Tropical house gecko

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Tropical house gecko
Hemidactylus mabouia in Coulibistrie, Dominica a03.jpg
Scientific classification Red Pencil Icon.png
Kingdom: Animalia
Phylum: Chordata
Class: Reptilia
Order: Squamata
Family: Gekkonidae
Genus: Hemidactylus
H. mabouia
Binomial name
Hemidactylus mabouia
Close up of a tropical house gecko in Florida. Tropicalhousegecko.jpg
Close up of a tropical house gecko in Florida.

The tropical house gecko, Afro-American house gecko or cosmopolitan house gecko (Hemidactylus mabouia) is a species of house gecko native to sub-Saharan Africa. It is also currently found in North, Central and South America and the Caribbean, where it has been inadvertently introduced by humans. [3] [4]



This species can attain a maximum length, from snout to vent, of 12.7 cm (5 in). Being nocturnal, it has very large eyes which are useful in spotting prey in low light conditions. It can change color (slowly) from light brown to a darker brown to better match its surroundings.


Its diet is varied, and includes animals such as isopods, centipedes, [5] spiders, scorpions, cockroaches, beetles, [5] moths, flies, mosquitoes, [6] anoles and other geckos with the most important element being Orthoptera species.


As with many gecko species, it has the ability to vocalize. Its vocalizations range from quiet peeps to rapid short squeaking sounds. They may be heard most easily on a quiet night when they are sitting near an open window.


The tropical house gecko can be found predominantly in urban locations.


Tropical house geckos are mainly nocturnal and are voracious hunters of nocturnal flying and crawling insects. They have learned to wait near outside wall-mounted lighting fixtures so as to catch the insects that are drawn to the light.

Human impact

In some Caribbean cultures it is considered good luck to have a tropical house gecko residing in one's home, and certainly they do eat a lot of household insect pests. However, the feces of the tropical house gecko are approximately 5 mm (0.20 in) long, 2 mm (0.079 in) wide, and dark brown (almost black) in color. The gecko will usually confine its feces to one area of a home, but if that area happens to be a pale-colored carpet, drapes, or any other easily stained surface, the stains are not easily removed, and the droppings have to be physically scooped up as well. [7]

Despite being harmless, the common house gecko or 'woodslave' is considered by some in Trinidad & Tobago to be a bad omen and to have a poisonous touch. This is an old superstition and, in actuality, the house gecko is harmless and very useful due to hunting spiders and cockroaches.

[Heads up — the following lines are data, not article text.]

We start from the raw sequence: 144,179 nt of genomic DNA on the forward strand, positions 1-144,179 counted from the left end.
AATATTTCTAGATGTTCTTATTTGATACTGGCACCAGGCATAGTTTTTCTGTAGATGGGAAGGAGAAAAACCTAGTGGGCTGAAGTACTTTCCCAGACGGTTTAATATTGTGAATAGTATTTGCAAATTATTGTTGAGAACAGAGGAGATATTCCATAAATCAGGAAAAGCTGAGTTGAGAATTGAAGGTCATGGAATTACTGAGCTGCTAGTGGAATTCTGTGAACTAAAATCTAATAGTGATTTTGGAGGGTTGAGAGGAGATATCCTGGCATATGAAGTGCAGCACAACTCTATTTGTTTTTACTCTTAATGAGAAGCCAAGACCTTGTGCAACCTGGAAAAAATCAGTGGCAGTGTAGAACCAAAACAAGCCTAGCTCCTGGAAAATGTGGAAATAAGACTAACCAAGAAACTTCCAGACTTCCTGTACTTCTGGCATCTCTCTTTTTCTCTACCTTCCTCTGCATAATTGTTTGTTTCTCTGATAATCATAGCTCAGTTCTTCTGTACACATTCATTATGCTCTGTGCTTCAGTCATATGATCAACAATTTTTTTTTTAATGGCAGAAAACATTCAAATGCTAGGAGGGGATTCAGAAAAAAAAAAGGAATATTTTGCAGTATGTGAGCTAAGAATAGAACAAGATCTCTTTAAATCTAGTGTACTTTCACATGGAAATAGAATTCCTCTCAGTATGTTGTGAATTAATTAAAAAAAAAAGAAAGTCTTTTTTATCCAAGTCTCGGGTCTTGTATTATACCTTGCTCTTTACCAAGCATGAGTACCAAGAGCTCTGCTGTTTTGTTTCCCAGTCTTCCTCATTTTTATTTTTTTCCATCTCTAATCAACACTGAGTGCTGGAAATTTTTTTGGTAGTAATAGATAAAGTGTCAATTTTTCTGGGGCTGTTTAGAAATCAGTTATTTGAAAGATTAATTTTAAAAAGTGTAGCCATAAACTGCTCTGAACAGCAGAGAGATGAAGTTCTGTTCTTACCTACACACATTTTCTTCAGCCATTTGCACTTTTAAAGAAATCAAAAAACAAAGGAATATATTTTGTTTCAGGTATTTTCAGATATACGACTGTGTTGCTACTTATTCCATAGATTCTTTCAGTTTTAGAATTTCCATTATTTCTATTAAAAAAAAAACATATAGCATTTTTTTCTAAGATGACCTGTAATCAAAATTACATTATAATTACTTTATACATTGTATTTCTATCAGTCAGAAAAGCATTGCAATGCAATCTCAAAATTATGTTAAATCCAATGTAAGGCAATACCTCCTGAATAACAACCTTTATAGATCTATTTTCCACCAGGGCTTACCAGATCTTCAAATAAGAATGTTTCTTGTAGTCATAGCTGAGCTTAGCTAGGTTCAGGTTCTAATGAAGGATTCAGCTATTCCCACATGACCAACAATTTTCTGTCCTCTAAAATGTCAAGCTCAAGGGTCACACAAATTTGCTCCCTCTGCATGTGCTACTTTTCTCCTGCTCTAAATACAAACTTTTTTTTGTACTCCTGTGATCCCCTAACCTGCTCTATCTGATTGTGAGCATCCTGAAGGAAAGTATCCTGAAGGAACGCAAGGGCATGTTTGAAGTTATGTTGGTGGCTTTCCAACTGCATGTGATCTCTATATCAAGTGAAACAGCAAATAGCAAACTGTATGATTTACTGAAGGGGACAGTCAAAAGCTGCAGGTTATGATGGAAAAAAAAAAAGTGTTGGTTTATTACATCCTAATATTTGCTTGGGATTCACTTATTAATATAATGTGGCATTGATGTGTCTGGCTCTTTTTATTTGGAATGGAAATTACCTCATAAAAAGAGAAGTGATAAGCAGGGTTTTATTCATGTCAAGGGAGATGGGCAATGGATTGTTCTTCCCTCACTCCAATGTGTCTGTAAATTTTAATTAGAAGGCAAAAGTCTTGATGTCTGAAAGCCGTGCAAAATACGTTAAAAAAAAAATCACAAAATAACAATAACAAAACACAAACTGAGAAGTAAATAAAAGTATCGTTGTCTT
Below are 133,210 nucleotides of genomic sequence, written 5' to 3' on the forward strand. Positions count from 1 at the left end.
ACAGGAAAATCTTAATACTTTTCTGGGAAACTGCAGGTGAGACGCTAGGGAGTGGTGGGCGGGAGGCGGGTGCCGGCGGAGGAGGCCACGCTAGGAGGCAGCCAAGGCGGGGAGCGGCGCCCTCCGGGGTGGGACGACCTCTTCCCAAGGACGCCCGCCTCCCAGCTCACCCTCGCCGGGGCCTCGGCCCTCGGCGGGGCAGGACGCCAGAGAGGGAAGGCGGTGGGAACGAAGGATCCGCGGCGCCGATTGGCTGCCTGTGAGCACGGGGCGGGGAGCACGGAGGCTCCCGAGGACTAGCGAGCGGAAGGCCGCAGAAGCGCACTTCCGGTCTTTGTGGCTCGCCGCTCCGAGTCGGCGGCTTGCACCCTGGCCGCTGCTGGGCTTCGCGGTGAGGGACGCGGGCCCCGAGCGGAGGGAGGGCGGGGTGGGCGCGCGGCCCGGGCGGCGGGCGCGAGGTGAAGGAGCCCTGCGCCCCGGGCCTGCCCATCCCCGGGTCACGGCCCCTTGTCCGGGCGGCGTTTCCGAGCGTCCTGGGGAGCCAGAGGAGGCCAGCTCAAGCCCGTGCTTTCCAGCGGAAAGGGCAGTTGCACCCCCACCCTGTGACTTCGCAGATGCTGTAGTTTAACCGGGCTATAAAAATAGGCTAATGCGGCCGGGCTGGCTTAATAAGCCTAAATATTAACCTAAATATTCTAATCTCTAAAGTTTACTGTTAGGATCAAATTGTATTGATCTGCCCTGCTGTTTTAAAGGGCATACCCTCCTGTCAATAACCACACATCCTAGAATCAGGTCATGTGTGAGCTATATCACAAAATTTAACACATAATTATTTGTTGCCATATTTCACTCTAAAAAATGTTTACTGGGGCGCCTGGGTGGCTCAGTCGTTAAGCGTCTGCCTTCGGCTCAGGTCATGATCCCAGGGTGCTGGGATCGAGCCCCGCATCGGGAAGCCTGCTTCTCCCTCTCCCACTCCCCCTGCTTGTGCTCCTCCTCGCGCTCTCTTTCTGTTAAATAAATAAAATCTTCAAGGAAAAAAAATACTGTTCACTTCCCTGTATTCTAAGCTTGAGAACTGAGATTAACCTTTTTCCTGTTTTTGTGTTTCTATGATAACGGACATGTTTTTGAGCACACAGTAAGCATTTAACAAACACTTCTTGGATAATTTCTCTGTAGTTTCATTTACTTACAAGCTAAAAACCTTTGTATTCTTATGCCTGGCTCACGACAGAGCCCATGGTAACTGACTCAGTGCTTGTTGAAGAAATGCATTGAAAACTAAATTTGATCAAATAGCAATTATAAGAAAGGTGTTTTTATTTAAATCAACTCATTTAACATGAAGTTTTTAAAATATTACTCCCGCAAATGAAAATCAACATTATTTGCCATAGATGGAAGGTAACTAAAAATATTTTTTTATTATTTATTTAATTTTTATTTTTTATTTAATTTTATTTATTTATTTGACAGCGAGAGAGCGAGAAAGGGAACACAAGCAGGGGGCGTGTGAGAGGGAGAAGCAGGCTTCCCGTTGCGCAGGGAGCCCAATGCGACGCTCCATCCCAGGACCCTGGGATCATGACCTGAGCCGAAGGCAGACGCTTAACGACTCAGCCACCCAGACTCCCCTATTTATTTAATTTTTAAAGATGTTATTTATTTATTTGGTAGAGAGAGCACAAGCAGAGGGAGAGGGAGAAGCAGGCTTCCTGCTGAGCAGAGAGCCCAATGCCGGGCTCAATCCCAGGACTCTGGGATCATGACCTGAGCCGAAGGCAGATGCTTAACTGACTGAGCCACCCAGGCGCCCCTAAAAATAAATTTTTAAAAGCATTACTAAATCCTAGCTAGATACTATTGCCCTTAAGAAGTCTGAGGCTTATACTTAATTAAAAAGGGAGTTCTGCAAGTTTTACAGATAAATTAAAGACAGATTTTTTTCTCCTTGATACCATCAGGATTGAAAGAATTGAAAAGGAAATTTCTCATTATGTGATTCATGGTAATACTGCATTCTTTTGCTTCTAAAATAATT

Related Research Articles

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<i>Hemidactylus</i> Genus of common geckos

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Leschenaults leaf-toed gecko Species of lizard

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Hemidactylus karenorum, commonly known as the Burmese leaf gecko, the Burmese leaf-toed gecko, or the Burmese spotted gecko, is a species of gecko, a lizard in the family Gekkonidae. The species is endemic to Southeast Asia.

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Common house gecko Species of reptile

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Dubious dtella Species of lizard

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<i>Lucasium steindachneri</i> Species of lizard

Lucasium steindachneri, commonly called the box-patterned gecko or Steindachner's gecko, is a species of nocturnal, medium-sized lizard in the family Diplodactylidae. The species has a pale strip with three patches of brown along its back. This gecko is terrestrial and only found in arid and semi-arid areas of continental Australia.

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Saltuarius salebrosus, also known as the rough-throated leaf-tailed gecko or Central Queensland leaf-tailed gecko, is a gecko found in Australia. It is endemic to dry areas in mid-eastern and south-central Queensland.

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  1. Howell, K.; Msuya, C.A.; Ngalason, W.; Luiselli, L.; Chirio, L.; Wagner, P.; Niagate, B.; LeBreton, M.; Bauer, A.M. (2021). "Hemidactylus mabouia". IUCN Red List of Threatened Species . 2021: e.T196915A2477783. doi: 10.2305/IUCN.UK.2021-1.RLTS.T196915A2477783.en . Retrieved 18 November 2021.
  2. The Reptile Database.
  3. Carlos Cesar Martinez Rivera; et al. (2003). "Tropical house gecko" (PDF). Caribbean Journal of Science. University of Puerto Rico, Mayaguez. 39 (3): 321–326. Retrieved 2010-07-19.
  4. Anjos, L. A.; Almeida, W. O.; Vasconcellos, A.; Freire, E. M. X.; Rocha, C. F. D. (Aug 2008). "Pentastomids infecting an invader lizard, Hemidactylus mabouia (Gekkonidae) in northeastern Brazil". Brazilian Journal of Biology. São Carlos. 68 (3): 611–615. doi: 10.1590/S1519-69842008000300019 . ISSN   1519-6984. PMID   18833483.
  5. 1 2 Lennox, Bryan. "Hemidactylus mabouia (House gecko)". Retrieved 29 March 2022.
  6. "Hemidactylus mabouia (African House Gecko)" (PDF). Retrieved 28 March 2022.
  7. "House geckos". Retrieved 29 March 2022.

Further reading